All of this means talking honestly about where we find ourselves. We are pulled between the climate conference's call to reduce our consumption and slow down global warming – and the incessant cry that we must increase our consumption in order to keep the economic system going. The economic system tells us that it is really just about me and my rights and my wants. But the world is crying out that it is about us and not just about me. This is a time for the prophetic voice that is a characteristic of Advent. Missing out on Advent means missing so much. Can we speak the uncomfortable truths in love to a culture that has little vision beyond screaming that I want to have the right to do what I want.

Thirdly, our synodal journey in the Church takes these realities seriously. We are asked to dream a divine dream for the world – and to discern what concrete actions we can take to prepare a way for the Lord. In the Gospel, Jesus asks his followers to 'stay awake'. Isaiah, John the Baptist, Mary and Joseph had to stay wake in order to be led down dusty, dry roads. The danger of the synodal pathway is that we have some chats, think of a few human ideas that we like or that might work - and then go back to the unproductive ways of the past. Advent is a time for journeying as a church, for seeking the star that will guide our path, for staying awake with prayerful hearts that can see the little signs of God at work in our church. Populist agendas can be very transient. Loud voices can say much but nourish little. A synodal church is about having ears for the voice crying in the wilderness. That can happen only in the context of prayer and adoration. It is no coincidence that the same letters spell the words 'silent' and 'listen'. A prayerful heart knows how to avoid using the same letters to spell the word 'tinsel'. Can we make space amid the suffocating tinsel to be silent and to listen? Jesus asks us to be prophetic voices, not merely trying to fit into a constricting cultural dream. Only people of prayer will have that courage.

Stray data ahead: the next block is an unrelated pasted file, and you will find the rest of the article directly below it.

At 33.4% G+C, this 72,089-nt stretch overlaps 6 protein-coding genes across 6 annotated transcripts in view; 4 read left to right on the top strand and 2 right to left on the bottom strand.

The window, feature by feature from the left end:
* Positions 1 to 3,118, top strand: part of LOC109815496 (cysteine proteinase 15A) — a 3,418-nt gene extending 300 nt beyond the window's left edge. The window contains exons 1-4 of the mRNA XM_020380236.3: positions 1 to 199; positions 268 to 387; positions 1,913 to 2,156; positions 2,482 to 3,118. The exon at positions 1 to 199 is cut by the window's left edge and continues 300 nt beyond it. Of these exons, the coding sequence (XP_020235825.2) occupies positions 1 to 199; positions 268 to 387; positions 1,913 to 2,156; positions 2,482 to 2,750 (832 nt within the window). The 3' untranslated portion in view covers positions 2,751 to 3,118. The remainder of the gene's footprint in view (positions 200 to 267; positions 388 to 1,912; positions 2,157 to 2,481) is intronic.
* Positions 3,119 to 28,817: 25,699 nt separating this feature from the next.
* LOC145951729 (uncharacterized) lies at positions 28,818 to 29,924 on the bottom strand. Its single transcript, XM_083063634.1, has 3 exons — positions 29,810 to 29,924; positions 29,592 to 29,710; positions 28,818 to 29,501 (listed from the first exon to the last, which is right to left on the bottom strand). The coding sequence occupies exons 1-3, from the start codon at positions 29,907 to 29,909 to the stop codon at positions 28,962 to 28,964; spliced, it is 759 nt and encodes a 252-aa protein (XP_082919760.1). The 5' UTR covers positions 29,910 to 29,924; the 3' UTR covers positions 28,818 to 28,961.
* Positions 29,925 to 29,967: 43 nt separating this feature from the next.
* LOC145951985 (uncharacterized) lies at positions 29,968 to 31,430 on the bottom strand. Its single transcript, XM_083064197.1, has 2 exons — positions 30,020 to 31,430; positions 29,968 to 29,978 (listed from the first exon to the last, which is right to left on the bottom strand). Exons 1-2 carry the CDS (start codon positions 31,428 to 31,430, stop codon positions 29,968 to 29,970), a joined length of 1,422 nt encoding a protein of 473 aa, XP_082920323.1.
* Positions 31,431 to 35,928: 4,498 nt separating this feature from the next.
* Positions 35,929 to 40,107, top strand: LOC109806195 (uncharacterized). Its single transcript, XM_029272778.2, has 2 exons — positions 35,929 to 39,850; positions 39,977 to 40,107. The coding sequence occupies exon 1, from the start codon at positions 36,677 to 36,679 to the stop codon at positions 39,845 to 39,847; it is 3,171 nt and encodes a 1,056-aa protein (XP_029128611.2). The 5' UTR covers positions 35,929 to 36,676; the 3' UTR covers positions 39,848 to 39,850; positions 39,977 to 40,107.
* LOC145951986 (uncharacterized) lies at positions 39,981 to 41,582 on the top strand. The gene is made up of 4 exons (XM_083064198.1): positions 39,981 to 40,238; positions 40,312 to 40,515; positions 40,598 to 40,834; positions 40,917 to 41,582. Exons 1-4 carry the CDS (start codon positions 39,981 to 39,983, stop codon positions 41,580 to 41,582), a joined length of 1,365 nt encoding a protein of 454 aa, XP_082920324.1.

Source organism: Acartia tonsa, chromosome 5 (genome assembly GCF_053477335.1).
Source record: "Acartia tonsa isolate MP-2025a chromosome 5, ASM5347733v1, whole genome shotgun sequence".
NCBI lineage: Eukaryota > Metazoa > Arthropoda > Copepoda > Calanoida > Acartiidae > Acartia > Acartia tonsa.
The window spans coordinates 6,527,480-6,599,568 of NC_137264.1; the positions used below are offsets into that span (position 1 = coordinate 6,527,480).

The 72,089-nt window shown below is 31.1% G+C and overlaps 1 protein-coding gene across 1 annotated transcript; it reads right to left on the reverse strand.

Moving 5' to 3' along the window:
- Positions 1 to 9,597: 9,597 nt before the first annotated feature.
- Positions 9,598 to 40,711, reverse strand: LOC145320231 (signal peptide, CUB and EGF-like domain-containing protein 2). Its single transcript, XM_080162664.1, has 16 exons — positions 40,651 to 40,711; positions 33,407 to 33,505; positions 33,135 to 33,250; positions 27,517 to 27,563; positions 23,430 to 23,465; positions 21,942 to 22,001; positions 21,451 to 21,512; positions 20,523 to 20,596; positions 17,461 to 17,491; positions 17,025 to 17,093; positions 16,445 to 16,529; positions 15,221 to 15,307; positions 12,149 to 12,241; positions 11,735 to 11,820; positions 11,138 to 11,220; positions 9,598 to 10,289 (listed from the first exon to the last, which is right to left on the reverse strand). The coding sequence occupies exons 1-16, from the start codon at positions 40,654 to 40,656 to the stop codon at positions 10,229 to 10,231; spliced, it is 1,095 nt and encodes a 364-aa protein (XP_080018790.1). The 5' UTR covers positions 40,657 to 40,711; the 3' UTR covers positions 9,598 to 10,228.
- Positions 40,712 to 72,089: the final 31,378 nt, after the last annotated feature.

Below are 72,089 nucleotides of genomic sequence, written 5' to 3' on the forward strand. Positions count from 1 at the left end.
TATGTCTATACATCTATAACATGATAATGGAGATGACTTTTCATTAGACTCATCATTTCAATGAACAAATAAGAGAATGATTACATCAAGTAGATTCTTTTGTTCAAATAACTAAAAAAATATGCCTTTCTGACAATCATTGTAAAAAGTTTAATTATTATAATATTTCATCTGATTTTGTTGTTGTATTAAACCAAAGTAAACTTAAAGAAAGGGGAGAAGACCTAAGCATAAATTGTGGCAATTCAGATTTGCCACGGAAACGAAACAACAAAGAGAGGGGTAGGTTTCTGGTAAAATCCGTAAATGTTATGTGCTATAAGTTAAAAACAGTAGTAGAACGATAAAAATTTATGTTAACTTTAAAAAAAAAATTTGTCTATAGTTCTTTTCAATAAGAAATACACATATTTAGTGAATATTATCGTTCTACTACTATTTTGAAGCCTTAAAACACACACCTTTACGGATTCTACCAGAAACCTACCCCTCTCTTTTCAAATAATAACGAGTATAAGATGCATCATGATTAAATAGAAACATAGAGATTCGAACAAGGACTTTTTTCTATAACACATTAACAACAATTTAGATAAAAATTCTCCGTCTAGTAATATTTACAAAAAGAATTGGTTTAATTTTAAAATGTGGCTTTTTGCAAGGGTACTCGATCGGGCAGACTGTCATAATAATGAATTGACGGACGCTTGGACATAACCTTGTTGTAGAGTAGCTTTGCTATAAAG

Today we begin four full weeks of Advent. We need them all. Today we begin a year's celebration of the 150th anniversary this Cathedral's (St Eugene‘s Cathedral, Derry) opening for worship in May 1873. It has an Advent message for us. Those who planned a Cathedral in the 1830s shortly after Catholic Emancipation in 1829, knew they were beginning a journey in hope. In fact, it took nearly 40 years for the building to be opened for use. It actually took until 1936 for the bills to be paid and the Cathedral finally to be dedicated. It is a symbol, of a people who laid foundations in hope for a new way of being church after the 18th century of persecution and despite the horrors of the Famine in the 1840s. We are invited to be an Advent people of courage and hope who are open God's outrageous dream for his church. Can we keeping wrestling with the question "What is it that you desire?". Can we journey with trust that God will answer our dream in his own wise ways? Can we learn to speak about the quiet joy of Advent as we await the Good News of Christmas? Without the questions of Advent, we risk walking past the stable at Bethlehem and not even noticing it.

+ Donal McKeown